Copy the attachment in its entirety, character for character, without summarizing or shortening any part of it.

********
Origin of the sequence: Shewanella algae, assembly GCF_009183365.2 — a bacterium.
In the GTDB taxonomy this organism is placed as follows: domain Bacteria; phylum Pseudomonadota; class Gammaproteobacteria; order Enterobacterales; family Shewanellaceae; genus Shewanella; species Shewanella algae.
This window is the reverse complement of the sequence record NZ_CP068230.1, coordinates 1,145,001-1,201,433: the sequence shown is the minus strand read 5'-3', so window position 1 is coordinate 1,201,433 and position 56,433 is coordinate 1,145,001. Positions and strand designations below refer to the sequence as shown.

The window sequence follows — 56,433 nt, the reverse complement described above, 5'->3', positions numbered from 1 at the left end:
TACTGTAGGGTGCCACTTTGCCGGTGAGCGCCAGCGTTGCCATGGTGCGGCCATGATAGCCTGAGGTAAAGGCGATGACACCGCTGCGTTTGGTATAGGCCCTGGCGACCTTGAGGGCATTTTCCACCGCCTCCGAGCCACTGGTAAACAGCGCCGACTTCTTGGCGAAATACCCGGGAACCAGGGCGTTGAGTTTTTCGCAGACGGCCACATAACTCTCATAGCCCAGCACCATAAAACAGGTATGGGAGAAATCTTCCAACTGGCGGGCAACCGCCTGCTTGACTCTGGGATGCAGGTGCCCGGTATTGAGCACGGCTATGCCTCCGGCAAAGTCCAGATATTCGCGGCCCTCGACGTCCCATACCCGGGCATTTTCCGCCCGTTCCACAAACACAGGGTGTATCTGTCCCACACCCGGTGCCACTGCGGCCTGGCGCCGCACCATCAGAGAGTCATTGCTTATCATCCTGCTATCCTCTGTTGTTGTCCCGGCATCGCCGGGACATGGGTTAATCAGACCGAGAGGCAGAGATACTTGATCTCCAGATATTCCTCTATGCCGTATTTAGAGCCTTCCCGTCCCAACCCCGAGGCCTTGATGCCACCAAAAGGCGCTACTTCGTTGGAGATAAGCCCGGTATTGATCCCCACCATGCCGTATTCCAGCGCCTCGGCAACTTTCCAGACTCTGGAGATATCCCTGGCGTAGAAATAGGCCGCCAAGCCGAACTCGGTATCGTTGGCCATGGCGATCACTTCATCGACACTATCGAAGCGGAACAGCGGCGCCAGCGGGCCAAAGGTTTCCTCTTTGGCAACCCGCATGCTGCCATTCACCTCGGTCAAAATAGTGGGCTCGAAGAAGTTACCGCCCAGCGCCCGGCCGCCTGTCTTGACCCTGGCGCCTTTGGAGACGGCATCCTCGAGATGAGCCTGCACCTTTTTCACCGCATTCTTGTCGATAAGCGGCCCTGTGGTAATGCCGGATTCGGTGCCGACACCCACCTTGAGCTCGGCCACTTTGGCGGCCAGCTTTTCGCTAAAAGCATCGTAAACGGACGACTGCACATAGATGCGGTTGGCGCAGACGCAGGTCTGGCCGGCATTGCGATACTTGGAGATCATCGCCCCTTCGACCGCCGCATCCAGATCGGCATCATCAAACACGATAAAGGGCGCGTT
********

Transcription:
Origin of the sequence: Shewanella algae, assembly GCF_009183365.2 — a bacterium.
In the GTDB taxonomy this organism is placed as follows: domain Bacteria; phylum Pseudomonadota; class Gammaproteobacteria; order Enterobacterales; family Shewanellaceae; genus Shewanella; species Shewanella algae.
This window is the reverse complement of the sequence record NZ_CP068230.1, coordinates 1,145,001-1,201,433: the sequence shown is the minus strand read 5'-3', so window position 1 is coordinate 1,201,433 and position 56,433 is coordinate 1,145,001. Positions and strand designations below refer to the sequence as shown.

The window sequence follows — 56,433 nt, the reverse complement described above, 5'->3', positions numbered from 1 at the left end:
TACTGTAGGGTGCCACTTTGCCGGTGAGCGCCAGCGTTGCCATGGTGCGGCCATGATAGCCTGAGGTAAAGGCGATGACACCGCTGCGTTTGGTATAGGCCCTGGCGACCTTGAGGGCATTTTCCACCGCCTCCGAGCCACTGGTAAACAGCGCCGACTTCTTGGCGAAATACCCGGGAACCAGGGCGTTGAGTTTTTCGCAGACGGCCACATAACTCTCATAGCCCAGCACCATAAAACAGGTATGGGAGAAATCTTCCAACTGGCGGGCAACCGCCTGCTTGACTCTGGGATGCAGGTGCCCGGTATTGAGCACGGCTATGCCTCCGGCAAAGTCCAGATATTCGCGGCCCTCGACGTCCCATACCCGGGCATTTTCCGCCCGTTCCACAAACACAGGGTGTATCTGTCCCACACCCGGTGCCACTGCGGCCTGGCGCCGCACCATCAGAGAGTCATTGCTTATCATCCTGCTATCCTCTGTTGTTGTCCCGGCATCGCCGGGACATGGGTTAATCAGACCGAGAGGCAGAGATACTTGATCTCCAGATATTCCTCTATGCCGTATTTAGAGCCTTCCCGTCCCAACCCCGAGGCCTTGATGCCACCAAAAGGCGCTACTTCGTTGGAGATAAGCCCGGTATTGATCCCCACCATGCCGTATTCCAGCGCCTCGGCAACTTTCCAGACTCTGGAGATATCCCTGGCGTAGAAATAGGCCGCCAAGCCGAACTCGGTATCGTTGGCCATGGCGATCACTTCATCGACACTATCGAAGCGGAACAGCGGCGCCAGCGGGCCAAAGGTTTCCTCTTTGGCAACCCGCATGCTGCCATTCACCTCGGTCAAAATAGTGGGCTCGAAGAAGTTACCGCCCAGCGCCCGGCCGCCTGTCTTGACCCTGGCGCCTTTGGAGACGGCATCCTCGAGATGAGCCTGCACCTTTTTCACCGCATTCTTGTCGATAAGCGGCCCTGTGGTAATGCCGGATTCGGTGCCGACACCCACCTTGAGCTCGGCCACTTTGGCGGCCAGCTTTTCGCTAAAAGCATCGTAAACGGACGACTGCACATAGATGCGGTTGGCGCAGACGCAGGTCTGGCCGGCATTGCGATACTTGGAGATCATCGCCCCTTCGACCGCCGCATCCAGATCGGCATCATCAAACACGATAAAGGGCGCGTT